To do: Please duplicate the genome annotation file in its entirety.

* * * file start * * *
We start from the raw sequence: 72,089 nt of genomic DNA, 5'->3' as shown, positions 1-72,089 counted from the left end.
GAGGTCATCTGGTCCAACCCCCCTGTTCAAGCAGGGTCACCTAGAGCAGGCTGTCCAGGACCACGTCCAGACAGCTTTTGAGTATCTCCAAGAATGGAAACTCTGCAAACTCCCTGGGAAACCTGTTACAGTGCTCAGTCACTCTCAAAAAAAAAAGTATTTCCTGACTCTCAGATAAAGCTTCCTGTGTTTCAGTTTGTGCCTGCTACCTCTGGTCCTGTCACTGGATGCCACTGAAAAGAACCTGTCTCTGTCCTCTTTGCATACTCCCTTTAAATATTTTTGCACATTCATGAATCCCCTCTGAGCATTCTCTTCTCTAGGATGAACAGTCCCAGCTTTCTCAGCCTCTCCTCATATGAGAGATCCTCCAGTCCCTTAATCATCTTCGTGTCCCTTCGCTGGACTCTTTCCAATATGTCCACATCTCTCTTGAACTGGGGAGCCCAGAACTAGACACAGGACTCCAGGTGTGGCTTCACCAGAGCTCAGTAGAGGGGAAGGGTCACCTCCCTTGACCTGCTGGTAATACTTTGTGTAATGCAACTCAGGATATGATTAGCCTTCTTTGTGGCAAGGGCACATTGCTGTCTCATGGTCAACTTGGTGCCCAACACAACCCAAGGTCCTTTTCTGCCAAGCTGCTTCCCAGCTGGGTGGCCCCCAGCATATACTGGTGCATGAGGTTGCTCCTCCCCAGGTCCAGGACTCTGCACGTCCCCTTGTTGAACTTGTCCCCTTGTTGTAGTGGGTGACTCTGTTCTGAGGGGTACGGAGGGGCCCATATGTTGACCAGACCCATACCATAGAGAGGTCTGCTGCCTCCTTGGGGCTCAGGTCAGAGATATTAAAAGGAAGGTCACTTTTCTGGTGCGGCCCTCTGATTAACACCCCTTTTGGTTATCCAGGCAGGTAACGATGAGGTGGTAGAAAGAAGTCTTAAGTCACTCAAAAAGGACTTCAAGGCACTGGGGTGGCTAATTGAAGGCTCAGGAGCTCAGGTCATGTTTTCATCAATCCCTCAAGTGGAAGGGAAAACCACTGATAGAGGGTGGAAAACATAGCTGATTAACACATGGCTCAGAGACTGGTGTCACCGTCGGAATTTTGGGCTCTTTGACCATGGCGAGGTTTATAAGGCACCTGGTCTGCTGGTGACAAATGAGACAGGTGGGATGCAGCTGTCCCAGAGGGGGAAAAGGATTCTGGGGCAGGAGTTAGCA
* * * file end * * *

We start from the raw sequence: 72,089 nt of genomic DNA, 5'->3' as shown, positions 1-72,089 counted from the left end.
GAGGTCATCTGGTCCAACCCCCCTGTTCAAGCAGGGTCACCTAGAGCAGGCTGTCCAGGACCACGTCCAGACAGCTTTTGAGTATCTCCAAGAATGGAAACTCTGCAAACTCCCTGGGAAACCTGTTACAGTGCTCAGTCACTCTCAAAAAAAAAAGTATTTCCTGACTCTCAGATAAAGCTTCCTGTGTTTCAGTTTGTGCCTGCTACCTCTGGTCCTGTCACTGGATGCCACTGAAAAGAACCTGTCTCTGTCCTCTTTGCATACTCCCTTTAAATATTTTTGCACATTCATGAATCCCCTCTGAGCATTCTCTTCTCTAGGATGAACAGTCCCAGCTTTCTCAGCCTCTCCTCATATGAGAGATCCTCCAGTCCCTTAATCATCTTCGTGTCCCTTCGCTGGACTCTTTCCAATATGTCCACATCTCTCTTGAACTGGGGAGCCCAGAACTAGACACAGGACTCCAGGTGTGGCTTCACCAGAGCTCAGTAGAGGGGAAGGGTCACCTCCCTTGACCTGCTGGTAATACTTTGTGTAATGCAACTCAGGATATGATTAGCCTTCTTTGTGGCAAGGGCACATTGCTGTCTCATGGTCAACTTGGTGCCCAACACAACCCAAGGTCCTTTTCTGCCAAGCTGCTTCCCAGCTGGGTGGCCCCCAGCATATACTGGTGCATGAGGTTGCTCCTCCCCAGGTCCAGGACTCTGCACGTCCCCTTGTTGAACTTGTCCCCTTGTTGTAGTGGGTGACTCTGTTCTGAGGGGTACGGAGGGGCCCATATGTTGACCAGACCCATACCATAGAGAGGTCTGCTGCCTCCTTGGGGCTCAGGTCAGAGATATTAAAAGGAAGGTCACTTTTCTGGTGCGGCCCTCTGATTAACACCCCTTTTGGTTATCCAGGCAGGTAACGATGAGGTGGTAGAAAGAAGTCTTAAGTCACTCAAAAAGGACTTCAAGGCACTGGGGTGGCTAATTGAAGGCTCAGGAGCTCAGGTCATGTTTTCATCAATCCCTCAAGTGGAAGGGAAAACCACTGATAGAGGGTGGAAAACATAGCTGATTAACACATGGCTCAGAGACTGGTGTCACCGTCGGAATTTTGGGCTCTTTGACCATGGCGAGGTTTATAAGGCACCTGGTCTGCTGGTGACAAATGAGACAGGTGGGATGCAGCTGTCCCAGAGGGGGAAAAGGATTCTGGGGCAGGAGTTAGCA